Encyclopedia of Psychology and Religion

2020 Edition
| Editors: David A. Leeming

Vedanta

  • Fredrica R. HalliganEmail author
Reference work entry
DOI: https://doi.org/10.1007/978-3-030-24348-7_724

A philosophy of classical Hinduism Vedanta means “the culmination of the Vedas,” referring to the Upanishads as the final portion of that scripture. In essence, Vedanta is theology, with its main concern focused on divine power. In the past 100 years, Vedanta has been popularized in the West, a movement initiated by Swami Vivekananda who carried the teachings of Sri Ramakrishna from Calcutta to Vedanta Society centers in many major cities of the world.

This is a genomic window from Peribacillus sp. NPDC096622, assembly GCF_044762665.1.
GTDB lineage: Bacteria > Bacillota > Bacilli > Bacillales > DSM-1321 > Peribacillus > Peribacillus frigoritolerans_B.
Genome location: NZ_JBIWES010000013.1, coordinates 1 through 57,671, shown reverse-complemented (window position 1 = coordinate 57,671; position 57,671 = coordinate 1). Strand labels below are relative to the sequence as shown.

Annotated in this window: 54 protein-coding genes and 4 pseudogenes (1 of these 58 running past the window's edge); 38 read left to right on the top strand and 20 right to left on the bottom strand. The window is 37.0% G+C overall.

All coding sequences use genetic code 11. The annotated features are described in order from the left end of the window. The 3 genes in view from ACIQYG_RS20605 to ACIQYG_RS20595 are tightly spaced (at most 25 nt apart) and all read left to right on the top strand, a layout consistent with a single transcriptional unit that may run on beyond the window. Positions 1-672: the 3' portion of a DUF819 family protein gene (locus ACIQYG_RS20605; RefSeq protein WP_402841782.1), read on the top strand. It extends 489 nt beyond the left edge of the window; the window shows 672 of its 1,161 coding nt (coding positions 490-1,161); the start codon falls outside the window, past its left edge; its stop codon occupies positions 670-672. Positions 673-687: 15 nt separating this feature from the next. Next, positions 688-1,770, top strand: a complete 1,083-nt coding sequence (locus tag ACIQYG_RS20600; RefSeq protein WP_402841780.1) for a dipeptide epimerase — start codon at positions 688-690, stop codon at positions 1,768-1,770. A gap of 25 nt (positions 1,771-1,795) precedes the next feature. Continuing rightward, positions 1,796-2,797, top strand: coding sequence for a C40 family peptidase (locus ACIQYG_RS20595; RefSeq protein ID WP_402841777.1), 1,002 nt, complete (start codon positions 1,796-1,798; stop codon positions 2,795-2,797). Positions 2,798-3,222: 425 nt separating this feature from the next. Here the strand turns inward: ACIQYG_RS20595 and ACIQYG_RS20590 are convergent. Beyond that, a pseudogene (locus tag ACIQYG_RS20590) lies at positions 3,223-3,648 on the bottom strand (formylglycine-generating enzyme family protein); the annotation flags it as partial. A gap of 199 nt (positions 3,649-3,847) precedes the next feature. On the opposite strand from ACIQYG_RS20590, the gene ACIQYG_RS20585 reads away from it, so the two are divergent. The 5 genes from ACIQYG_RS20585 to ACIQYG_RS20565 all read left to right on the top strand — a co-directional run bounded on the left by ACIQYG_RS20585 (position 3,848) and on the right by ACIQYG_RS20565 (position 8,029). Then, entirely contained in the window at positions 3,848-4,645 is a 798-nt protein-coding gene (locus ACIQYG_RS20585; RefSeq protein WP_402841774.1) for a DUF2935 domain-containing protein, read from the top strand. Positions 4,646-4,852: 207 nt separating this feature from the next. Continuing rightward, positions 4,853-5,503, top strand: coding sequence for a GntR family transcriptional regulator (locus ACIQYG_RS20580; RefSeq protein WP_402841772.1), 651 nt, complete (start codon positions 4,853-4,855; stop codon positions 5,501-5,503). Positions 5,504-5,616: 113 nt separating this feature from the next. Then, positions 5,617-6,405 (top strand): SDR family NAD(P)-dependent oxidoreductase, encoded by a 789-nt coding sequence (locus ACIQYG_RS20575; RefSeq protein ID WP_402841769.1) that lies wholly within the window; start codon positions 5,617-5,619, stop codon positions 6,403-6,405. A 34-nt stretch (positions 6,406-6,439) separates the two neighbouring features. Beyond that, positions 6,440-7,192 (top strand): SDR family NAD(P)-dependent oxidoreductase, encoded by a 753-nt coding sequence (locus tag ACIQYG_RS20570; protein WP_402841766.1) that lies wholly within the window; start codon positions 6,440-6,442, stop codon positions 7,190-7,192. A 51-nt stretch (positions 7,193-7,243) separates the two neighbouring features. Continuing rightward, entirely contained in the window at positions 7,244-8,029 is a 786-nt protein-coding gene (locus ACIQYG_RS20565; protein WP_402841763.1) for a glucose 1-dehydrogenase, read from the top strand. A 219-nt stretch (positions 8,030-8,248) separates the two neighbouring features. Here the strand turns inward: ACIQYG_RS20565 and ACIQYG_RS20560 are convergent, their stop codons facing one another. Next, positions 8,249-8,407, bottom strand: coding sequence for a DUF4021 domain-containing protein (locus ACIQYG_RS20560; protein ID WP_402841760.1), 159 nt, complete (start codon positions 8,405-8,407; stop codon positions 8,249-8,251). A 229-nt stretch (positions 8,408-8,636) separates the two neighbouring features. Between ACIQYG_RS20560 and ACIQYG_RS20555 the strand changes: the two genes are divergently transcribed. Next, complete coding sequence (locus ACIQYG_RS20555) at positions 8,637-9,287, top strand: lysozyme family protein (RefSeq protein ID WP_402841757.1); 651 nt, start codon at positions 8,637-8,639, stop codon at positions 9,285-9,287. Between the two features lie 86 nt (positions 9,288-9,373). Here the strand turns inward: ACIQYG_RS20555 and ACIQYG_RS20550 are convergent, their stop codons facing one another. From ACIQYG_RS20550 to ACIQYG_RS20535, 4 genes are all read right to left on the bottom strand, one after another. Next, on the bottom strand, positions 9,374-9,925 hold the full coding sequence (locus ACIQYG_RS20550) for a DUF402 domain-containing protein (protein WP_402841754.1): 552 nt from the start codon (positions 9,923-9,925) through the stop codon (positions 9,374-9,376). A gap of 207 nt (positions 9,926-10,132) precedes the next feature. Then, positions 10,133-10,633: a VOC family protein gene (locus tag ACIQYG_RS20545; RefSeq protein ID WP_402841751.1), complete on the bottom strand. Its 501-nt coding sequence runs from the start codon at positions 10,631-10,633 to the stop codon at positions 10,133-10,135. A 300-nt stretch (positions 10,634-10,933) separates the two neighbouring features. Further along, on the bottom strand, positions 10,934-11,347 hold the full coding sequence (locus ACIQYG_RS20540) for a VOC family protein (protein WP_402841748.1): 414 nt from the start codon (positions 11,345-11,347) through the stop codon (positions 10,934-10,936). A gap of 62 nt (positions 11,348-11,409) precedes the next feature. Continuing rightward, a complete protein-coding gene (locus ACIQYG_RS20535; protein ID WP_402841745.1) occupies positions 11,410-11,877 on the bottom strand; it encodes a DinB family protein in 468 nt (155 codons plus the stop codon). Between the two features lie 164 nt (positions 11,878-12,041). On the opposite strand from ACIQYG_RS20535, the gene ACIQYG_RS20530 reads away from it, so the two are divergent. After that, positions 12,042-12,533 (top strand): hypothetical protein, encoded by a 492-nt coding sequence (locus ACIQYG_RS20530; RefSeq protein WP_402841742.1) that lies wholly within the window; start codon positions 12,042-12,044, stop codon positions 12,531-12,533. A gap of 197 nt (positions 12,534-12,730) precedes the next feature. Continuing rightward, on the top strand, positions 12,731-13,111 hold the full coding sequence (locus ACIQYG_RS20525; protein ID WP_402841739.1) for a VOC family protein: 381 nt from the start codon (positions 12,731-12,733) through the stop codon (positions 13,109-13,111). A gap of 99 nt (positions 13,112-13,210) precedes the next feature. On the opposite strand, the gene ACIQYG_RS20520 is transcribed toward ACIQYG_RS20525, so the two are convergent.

Principal teachings embody the harmony of all religions: “As many faiths, so many paths.” With its aim to experience the oneness of all creation, Vedanta preaches kindness to all, nonviolence and service to others (seva). God (Brahman) can be known as form or formless. In form, for example, God can be found in Divine Incarnations (Avatars) and as the Indweller of every human heart (Atman). As formless, God is perceived as all-pervading and as pure consciousness.

See Also

Bibliography

  1. Shraddhananda, S. (1996). Seeing God everywhere: A practical guide to spiritual living. Hollywood: Vendanta Press.Google Scholar
  2. Yatiswarananda, S. (1995). Meditation and spiritual life. Bangalore: Ramakrishna Math.Google Scholar

Copyright information

© Springer Nature Switzerland AG 2020

Authors and Affiliations

  1. 1.Mind Body Spirit InstituteStamfordUSA